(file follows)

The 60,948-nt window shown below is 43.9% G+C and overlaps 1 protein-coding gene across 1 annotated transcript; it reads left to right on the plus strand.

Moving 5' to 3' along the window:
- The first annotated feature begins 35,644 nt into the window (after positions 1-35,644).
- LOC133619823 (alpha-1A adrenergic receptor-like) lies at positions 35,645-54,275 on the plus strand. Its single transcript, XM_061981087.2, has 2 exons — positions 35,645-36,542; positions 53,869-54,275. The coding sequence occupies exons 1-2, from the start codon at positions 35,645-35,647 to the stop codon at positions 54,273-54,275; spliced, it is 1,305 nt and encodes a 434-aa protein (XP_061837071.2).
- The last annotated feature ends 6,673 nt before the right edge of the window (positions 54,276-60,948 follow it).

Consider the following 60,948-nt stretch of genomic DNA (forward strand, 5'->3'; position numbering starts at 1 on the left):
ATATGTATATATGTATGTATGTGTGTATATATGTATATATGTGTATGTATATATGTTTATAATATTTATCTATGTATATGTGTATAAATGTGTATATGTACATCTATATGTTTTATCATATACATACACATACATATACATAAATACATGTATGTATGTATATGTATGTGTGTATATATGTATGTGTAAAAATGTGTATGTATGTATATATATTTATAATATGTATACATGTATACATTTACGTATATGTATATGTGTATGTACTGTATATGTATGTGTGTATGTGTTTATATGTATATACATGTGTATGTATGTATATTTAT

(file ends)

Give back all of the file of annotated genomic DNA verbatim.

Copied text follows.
The 60,948-nt window shown below is 43.9% G+C and overlaps 1 protein-coding gene across 1 annotated transcript; it reads left to right on the plus strand.

Moving 5' to 3' along the window:
- The first annotated feature begins 35,644 nt into the window (after positions 1-35,644).
- LOC133619823 (alpha-1A adrenergic receptor-like) lies at positions 35,645-54,275 on the plus strand. Its single transcript, XM_061981087.2, has 2 exons — positions 35,645-36,542; positions 53,869-54,275. The coding sequence occupies exons 1-2, from the start codon at positions 35,645-35,647 to the stop codon at positions 54,273-54,275; spliced, it is 1,305 nt and encodes a 434-aa protein (XP_061837071.2).
- The last annotated feature ends 6,673 nt before the right edge of the window (positions 54,276-60,948 follow it).

Consider the following 60,948-nt stretch of genomic DNA (forward strand, 5'->3'; position numbering starts at 1 on the left):
ATATGTATATATGTATGTATGTGTGTATATATGTATATATGTGTATGTATATATGTTTATAATATTTATCTATGTATATGTGTATAAATGTGTATATGTACATCTATATGTTTTATCATATACATACACATACATATACATAAATACATGTATGTATGTATATGTATGTGTGTATATATGTATGTGTAAAAATGTGTATGTATGTATATATATTTATAATATGTATACATGTATACATTTACGTATATGTATATGTGTATGTACTGTATATGTATGTGTGTATGTGTTTATATGTATATACATGTGTATGTATGTATATTTAT